Day: July 2, 2009

By Vernon C. Mitchell, Jr.

In the coming weeks, months, and years, there will be much speculation into just who Michael Jackson was. Already, media outlets scramble for any iota of information they can to report on his death and the subsequent legal battles over his children and estate. In this moment however, more attention should be focused on the music he gave us and particularly in how “the man in the mirror” was not just a reflection of inner revelation, but of the duality of black life in America.

More after the jump.

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Found this intersting tidbit on the ol’ HuffPo this morning — Unemployment is gonna hit a 26-year-high! Break out the balloons, Top Ramen and Boones Farm! The Great Brokacalypse of 2009 staggers on!

From Huffington Post:

WASHINGTON — Out-of-work with no place to land, the legions of America’s unemployed are growing. The Labor Department is scheduled to release a report Thursday expected to show the nation’s unemployment rate edging closer to double digits. Wall Street economists predict the jobless rate will rise to 9.6 percent in June from 9.4 percent in May. That would mark a 26-year high.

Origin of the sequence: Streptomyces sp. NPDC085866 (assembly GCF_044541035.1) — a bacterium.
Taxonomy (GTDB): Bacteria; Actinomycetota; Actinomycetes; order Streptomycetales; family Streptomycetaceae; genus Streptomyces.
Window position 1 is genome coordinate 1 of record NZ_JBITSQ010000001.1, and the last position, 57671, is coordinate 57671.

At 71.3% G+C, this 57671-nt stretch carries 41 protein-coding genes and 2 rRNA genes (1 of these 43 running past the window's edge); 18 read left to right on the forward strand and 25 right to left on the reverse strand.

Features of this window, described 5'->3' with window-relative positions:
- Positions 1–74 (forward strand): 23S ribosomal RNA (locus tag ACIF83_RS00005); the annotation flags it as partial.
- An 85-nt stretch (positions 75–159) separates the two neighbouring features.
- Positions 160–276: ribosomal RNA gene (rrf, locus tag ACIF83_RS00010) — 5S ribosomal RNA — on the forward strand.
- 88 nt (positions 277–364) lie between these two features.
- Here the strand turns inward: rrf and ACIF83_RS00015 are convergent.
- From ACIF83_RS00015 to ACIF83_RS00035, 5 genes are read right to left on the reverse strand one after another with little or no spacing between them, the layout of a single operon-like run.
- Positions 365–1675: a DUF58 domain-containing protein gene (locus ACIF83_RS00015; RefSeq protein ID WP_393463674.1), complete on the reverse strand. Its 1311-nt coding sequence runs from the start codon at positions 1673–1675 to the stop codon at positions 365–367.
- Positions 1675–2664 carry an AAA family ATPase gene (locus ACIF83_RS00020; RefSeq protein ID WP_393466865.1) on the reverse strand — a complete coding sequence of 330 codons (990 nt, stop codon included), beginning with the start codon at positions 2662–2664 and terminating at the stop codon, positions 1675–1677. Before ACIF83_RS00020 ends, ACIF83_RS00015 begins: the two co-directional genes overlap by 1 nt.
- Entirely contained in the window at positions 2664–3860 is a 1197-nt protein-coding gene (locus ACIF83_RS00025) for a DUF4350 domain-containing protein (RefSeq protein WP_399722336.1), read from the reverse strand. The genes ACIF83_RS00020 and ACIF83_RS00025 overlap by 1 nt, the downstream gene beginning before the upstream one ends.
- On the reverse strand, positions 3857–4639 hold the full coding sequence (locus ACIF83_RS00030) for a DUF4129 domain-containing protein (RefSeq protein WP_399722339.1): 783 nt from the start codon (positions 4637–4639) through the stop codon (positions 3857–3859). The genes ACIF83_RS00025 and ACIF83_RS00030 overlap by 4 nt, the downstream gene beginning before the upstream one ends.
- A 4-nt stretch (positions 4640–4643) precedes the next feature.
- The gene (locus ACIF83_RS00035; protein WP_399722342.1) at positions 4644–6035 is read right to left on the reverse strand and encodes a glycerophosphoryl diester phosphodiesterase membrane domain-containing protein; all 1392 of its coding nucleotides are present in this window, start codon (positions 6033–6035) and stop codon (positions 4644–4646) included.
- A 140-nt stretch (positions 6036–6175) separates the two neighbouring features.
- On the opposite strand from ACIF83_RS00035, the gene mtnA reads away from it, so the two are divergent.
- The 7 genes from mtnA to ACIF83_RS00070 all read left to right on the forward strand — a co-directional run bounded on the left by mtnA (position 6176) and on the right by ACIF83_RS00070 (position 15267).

The rising rate comes as recession-weary companies continue to cut workers. Economists expect a loss of 363,000 jobs in June, up from 345,000 job cuts in May. Economists believe a chunk of those cuts will be tied to shutdowns at General Motors Corp. and fallout from the troubled auto industry.

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Robin GivhanIn a recent column for the Washington Post’s Media Notes, Howard Kurtz describes the many black female reporters who cover the First Lady and wonders how their ethnicity affects their coverage. He specifically talks about Rachel Swarns of the New York Times, the Post’s Robin Givhan, Newsweek’s Allison Samuels, Darlene Superville of the Associated Press and Politico’s Nia-Malika Henderson.

While Kurtz tries to cover his back end by stating that “no one raises questions when an Irish American male reporter covers a pol named Murphy,” it still doesn’t stop him from delving into the racial side of these black reporters’ works.

More after the jump.

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